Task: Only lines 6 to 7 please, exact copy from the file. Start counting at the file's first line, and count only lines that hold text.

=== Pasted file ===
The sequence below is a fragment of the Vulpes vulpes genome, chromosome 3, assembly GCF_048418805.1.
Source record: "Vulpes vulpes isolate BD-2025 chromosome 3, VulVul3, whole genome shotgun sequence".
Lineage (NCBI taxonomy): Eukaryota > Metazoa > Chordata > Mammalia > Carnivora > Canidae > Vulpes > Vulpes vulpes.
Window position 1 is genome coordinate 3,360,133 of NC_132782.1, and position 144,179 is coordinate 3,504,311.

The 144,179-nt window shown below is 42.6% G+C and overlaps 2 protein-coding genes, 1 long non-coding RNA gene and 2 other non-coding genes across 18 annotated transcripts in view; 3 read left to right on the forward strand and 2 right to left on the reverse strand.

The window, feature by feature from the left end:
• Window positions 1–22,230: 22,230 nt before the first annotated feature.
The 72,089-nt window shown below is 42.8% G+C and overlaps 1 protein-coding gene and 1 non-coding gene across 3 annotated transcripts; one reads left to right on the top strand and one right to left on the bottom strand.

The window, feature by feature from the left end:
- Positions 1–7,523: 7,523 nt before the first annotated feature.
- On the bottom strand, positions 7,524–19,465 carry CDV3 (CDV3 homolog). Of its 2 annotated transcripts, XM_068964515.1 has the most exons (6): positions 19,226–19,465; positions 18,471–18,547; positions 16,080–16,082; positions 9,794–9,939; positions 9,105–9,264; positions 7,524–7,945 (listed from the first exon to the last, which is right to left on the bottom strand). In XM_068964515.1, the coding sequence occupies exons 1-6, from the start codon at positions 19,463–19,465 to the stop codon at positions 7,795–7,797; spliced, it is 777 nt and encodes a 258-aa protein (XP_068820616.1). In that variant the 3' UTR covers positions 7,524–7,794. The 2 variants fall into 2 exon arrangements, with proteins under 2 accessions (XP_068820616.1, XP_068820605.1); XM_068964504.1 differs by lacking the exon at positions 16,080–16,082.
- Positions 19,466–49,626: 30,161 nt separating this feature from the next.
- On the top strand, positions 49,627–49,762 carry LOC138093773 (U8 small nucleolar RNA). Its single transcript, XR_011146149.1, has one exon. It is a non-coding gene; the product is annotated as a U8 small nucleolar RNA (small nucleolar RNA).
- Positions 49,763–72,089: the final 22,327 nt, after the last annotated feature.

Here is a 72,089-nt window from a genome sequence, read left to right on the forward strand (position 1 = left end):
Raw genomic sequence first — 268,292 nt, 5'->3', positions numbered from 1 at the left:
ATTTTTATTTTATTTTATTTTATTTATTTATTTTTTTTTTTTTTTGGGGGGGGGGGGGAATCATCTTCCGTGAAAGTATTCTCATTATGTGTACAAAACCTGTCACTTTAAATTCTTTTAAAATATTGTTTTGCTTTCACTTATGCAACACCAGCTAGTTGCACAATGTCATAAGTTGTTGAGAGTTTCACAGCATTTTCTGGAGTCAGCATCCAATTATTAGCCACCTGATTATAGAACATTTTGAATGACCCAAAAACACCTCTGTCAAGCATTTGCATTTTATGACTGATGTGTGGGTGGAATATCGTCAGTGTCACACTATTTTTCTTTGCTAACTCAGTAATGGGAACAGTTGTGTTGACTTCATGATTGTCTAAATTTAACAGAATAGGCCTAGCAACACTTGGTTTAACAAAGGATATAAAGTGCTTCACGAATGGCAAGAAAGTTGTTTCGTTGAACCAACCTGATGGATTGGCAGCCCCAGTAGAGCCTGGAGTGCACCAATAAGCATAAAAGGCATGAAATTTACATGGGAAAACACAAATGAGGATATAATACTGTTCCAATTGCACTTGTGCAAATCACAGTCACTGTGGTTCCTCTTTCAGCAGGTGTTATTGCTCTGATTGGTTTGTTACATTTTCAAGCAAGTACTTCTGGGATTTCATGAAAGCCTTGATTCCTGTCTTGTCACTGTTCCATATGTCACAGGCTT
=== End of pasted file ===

The window, feature by feature from the left end:
• Window positions 1–22,230: 22,230 nt before the first annotated feature.